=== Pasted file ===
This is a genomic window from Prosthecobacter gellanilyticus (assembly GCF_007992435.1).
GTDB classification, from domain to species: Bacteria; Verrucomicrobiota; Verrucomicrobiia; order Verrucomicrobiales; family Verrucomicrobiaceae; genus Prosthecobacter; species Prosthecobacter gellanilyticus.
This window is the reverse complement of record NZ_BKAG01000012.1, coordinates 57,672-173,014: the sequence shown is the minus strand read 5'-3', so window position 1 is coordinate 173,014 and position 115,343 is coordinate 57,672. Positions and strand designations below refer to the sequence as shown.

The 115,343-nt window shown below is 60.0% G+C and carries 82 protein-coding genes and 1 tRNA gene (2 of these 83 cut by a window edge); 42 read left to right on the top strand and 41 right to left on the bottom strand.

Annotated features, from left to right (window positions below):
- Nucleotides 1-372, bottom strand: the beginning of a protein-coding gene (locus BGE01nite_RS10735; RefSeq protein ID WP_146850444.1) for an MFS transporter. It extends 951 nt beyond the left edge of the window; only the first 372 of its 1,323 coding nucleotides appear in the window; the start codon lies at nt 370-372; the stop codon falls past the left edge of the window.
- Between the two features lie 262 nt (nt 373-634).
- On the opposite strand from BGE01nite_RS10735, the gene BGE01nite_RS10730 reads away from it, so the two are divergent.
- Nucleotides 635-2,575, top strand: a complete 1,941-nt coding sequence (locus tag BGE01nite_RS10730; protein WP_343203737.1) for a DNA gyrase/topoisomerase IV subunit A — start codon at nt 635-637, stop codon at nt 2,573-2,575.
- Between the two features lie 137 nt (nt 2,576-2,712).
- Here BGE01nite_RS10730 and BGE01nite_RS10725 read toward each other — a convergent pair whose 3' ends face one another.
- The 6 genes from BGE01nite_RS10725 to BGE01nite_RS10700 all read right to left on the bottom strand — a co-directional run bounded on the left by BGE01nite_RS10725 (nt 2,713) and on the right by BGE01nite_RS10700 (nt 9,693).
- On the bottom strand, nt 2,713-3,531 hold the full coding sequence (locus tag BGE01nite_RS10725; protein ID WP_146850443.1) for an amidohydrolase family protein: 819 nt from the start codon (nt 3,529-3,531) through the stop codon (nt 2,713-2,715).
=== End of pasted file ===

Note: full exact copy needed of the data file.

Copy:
This is a genomic window from Prosthecobacter gellanilyticus (assembly GCF_007992435.1).
GTDB classification, from domain to species: Bacteria; Verrucomicrobiota; Verrucomicrobiia; order Verrucomicrobiales; family Verrucomicrobiaceae; genus Prosthecobacter; species Prosthecobacter gellanilyticus.
This window is the reverse complement of record NZ_BKAG01000012.1, coordinates 57,672-173,014: the sequence shown is the minus strand read 5'-3', so window position 1 is coordinate 173,014 and position 115,343 is coordinate 57,672. Positions and strand designations below refer to the sequence as shown.

The 115,343-nt window shown below is 60.0% G+C and carries 82 protein-coding genes and 1 tRNA gene (2 of these 83 cut by a window edge); 42 read left to right on the top strand and 41 right to left on the bottom strand.

Annotated features, from left to right (window positions below):
- Nucleotides 1-372, bottom strand: the beginning of a protein-coding gene (locus BGE01nite_RS10735; RefSeq protein ID WP_146850444.1) for an MFS transporter. It extends 951 nt beyond the left edge of the window; only the first 372 of its 1,323 coding nucleotides appear in the window; the start codon lies at nt 370-372; the stop codon falls past the left edge of the window.
- Between the two features lie 262 nt (nt 373-634).
- On the opposite strand from BGE01nite_RS10735, the gene BGE01nite_RS10730 reads away from it, so the two are divergent.
- Nucleotides 635-2,575, top strand: a complete 1,941-nt coding sequence (locus tag BGE01nite_RS10730; protein WP_343203737.1) for a DNA gyrase/topoisomerase IV subunit A — start codon at nt 635-637, stop codon at nt 2,573-2,575.
- Between the two features lie 137 nt (nt 2,576-2,712).
- Here BGE01nite_RS10730 and BGE01nite_RS10725 read toward each other — a convergent pair whose 3' ends face one another.
- The 6 genes from BGE01nite_RS10725 to BGE01nite_RS10700 all read right to left on the bottom strand — a co-directional run bounded on the left by BGE01nite_RS10725 (nt 2,713) and on the right by BGE01nite_RS10700 (nt 9,693).
- On the bottom strand, nt 2,713-3,531 hold the full coding sequence (locus tag BGE01nite_RS10725; protein ID WP_146850443.1) for an amidohydrolase family protein: 819 nt from the start codon (nt 3,529-3,531) through the stop codon (nt 2,713-2,715).